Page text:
One in three workers worldwide is either living in poverty or unemployed -- a share that totals about 1.1 billion people -- according to the International Labour Organization's Global Employment Trends 2012 report. And the employment crisis may actually be worse than many think. The report found that if all of the nearly 29 million workers that were expected to participate in the labor force before the 2008 financial crisis were taking part, than the global unemployment rate would swell to 6.9 percent from its current 6 percent. As it stands now, those workers have simply become discouraged and dropped out of the workforce.
One factor driving the global jobs crisis could be the elevated levels of unemployment in many countries in the eurozone, which is currently in the midst of crisis. In Spain, the unemployment rate was 22.9 percent as of November, while in Greece the unemployment rate is 18.8 percent. And citizens the world over seem to be concerned. Unemployment is the globe's fastest rising worry, according to a December BBC poll.
"Despite strenuous government efforts, the jobs crisis continues unabated," ILO Director-General Juan Somavia said in the report. "What is needed is that job creation in the real economy must become our number one priority."
The findings come after a spate of U.S. employment data indicating that the jobs crisis at home may be getting better. Weekly claims for unemployment insurance plunged to their lowest level in nearly four years last week, according to the Labor Department. In addition, the jobless rate dropped to 8.5 percent in December as the U.S. added 200,000 jobs.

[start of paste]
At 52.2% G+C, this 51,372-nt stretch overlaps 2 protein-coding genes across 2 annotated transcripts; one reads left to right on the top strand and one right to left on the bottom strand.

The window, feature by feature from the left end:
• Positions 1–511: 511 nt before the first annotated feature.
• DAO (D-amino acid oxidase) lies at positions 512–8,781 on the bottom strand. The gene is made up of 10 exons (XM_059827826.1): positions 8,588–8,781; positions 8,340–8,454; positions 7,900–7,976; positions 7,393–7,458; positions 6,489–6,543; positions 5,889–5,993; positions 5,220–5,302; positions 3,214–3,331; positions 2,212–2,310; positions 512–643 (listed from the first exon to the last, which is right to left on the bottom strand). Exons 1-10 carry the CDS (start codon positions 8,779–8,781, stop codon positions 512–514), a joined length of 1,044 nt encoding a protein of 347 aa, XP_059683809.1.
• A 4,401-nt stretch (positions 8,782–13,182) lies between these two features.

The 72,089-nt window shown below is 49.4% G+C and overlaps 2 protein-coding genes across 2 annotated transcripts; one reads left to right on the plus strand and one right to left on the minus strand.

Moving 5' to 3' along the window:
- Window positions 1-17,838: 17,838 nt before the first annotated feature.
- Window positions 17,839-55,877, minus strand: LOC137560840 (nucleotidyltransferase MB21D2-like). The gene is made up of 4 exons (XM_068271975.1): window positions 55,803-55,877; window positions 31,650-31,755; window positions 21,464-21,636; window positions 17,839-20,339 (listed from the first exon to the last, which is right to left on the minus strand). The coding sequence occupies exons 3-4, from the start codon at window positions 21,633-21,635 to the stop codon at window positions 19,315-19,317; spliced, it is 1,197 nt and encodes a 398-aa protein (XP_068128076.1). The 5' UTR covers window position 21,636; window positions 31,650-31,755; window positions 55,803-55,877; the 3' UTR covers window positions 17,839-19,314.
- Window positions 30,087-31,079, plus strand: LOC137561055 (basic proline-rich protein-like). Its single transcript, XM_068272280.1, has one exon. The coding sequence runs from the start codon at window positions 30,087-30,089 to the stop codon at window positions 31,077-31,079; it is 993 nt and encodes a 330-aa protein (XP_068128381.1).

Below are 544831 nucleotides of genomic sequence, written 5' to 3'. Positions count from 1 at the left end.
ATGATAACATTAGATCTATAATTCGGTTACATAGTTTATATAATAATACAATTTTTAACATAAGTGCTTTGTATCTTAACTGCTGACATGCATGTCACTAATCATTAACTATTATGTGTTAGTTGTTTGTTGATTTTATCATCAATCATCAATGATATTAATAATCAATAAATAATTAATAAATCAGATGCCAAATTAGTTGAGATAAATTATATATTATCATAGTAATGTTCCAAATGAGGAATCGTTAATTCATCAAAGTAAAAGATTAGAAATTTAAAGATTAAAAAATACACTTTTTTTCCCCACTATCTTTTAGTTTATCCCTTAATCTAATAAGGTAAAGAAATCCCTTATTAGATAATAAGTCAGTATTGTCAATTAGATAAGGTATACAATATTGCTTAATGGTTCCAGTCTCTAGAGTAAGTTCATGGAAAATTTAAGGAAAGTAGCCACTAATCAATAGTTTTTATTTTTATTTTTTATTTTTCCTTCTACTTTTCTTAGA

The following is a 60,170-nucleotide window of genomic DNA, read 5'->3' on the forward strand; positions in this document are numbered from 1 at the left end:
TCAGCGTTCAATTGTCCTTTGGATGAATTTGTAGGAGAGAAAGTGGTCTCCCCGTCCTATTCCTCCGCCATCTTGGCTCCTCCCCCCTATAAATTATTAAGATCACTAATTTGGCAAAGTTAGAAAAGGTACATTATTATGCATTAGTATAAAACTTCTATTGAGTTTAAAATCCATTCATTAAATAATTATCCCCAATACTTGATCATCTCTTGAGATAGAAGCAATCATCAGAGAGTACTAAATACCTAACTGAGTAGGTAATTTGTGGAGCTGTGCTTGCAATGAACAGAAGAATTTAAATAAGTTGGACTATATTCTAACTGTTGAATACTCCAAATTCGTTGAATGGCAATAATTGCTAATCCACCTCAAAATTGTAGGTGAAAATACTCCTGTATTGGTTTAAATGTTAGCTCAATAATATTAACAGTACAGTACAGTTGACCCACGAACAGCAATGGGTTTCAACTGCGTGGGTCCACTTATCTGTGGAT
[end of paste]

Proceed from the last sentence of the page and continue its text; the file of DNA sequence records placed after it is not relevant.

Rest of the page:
Still, the gains may come at a price. Many new manufacturing workers are getting hired on with salaries $10 to $15 below current workers and they many not catch up for years, according to The New York Times. The low wages and lack of jobs are having dire consequences for Americans. Twenty percent of children are living in poverty in half of U.S. states, in addition, nearly half of U.S. households lack basic economic security, according to a November report.
Globally, the jobs crisis is also having a huge impact on workers and their families. The number of people in vulnerable employment -- a combination of the self-employed and unpaid family workers -- increased by 136 million between 2000 and 2009, the ILO report found.
In addition, the number of unemployed youth has also increased in recent years. Nearly 75 million people between the ages of 15 and 24 were unemployed in 2011, a boost of more than 4 million since 2007, the report found. And those unemployed youth living in the U.S. are costing taxpayers big bucks. Every unemployed young American costs U.S. taxpayers nearly $14,000 per year, according to a recent report for the Corporation for National and Community Service and the White House Council for Community Solutions.
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